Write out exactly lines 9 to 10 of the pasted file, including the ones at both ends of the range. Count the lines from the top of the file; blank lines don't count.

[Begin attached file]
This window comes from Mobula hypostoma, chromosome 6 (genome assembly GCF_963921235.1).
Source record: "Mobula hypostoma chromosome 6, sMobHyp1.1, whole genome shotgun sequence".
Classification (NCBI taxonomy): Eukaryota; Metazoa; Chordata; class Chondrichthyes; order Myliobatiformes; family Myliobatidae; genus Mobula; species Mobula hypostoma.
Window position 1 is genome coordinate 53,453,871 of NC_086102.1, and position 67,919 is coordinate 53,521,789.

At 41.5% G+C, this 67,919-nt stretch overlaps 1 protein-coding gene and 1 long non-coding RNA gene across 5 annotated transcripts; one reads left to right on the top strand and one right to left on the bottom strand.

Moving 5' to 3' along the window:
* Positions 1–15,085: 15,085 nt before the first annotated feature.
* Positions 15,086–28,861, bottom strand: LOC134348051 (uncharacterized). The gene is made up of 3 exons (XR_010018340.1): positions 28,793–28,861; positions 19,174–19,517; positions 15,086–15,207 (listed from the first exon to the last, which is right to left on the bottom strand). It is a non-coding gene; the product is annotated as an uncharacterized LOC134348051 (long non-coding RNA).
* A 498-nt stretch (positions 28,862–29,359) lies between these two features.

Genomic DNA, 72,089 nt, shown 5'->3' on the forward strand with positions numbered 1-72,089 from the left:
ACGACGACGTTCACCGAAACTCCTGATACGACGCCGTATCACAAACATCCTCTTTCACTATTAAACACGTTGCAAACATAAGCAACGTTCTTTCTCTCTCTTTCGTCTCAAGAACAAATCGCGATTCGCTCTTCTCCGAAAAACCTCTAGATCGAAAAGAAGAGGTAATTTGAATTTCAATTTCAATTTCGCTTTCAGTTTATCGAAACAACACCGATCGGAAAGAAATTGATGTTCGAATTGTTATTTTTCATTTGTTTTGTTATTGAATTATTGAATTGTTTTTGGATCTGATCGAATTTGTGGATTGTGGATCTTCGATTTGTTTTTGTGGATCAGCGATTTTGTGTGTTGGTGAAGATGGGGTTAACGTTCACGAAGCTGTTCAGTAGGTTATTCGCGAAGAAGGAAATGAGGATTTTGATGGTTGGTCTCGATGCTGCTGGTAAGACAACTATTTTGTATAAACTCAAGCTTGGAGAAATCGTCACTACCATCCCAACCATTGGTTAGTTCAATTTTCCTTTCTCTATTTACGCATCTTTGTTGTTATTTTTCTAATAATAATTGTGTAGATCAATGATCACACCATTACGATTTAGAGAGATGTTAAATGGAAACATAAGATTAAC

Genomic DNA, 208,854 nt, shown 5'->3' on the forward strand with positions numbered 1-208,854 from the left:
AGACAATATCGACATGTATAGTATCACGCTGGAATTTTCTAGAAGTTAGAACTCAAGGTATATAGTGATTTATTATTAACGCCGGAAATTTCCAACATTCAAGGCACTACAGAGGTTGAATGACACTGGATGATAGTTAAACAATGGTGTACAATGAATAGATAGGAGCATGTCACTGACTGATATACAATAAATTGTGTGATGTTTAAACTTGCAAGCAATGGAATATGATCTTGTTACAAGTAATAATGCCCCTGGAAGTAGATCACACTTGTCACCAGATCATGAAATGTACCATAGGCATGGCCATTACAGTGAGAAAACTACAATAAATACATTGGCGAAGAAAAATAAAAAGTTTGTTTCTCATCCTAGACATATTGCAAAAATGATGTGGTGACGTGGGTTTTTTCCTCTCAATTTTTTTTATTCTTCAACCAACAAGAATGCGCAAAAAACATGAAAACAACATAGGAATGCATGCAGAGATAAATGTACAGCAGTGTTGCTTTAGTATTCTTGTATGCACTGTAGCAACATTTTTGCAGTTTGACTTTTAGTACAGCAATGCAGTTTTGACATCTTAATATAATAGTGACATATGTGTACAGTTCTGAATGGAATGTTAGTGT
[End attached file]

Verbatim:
* A 498-nt stretch (positions 28,862–29,359) lies between these two features.

Genomic DNA, 72,089 nt, shown 5'->3' on the forward strand with positions numbered 1-72,089 from the left: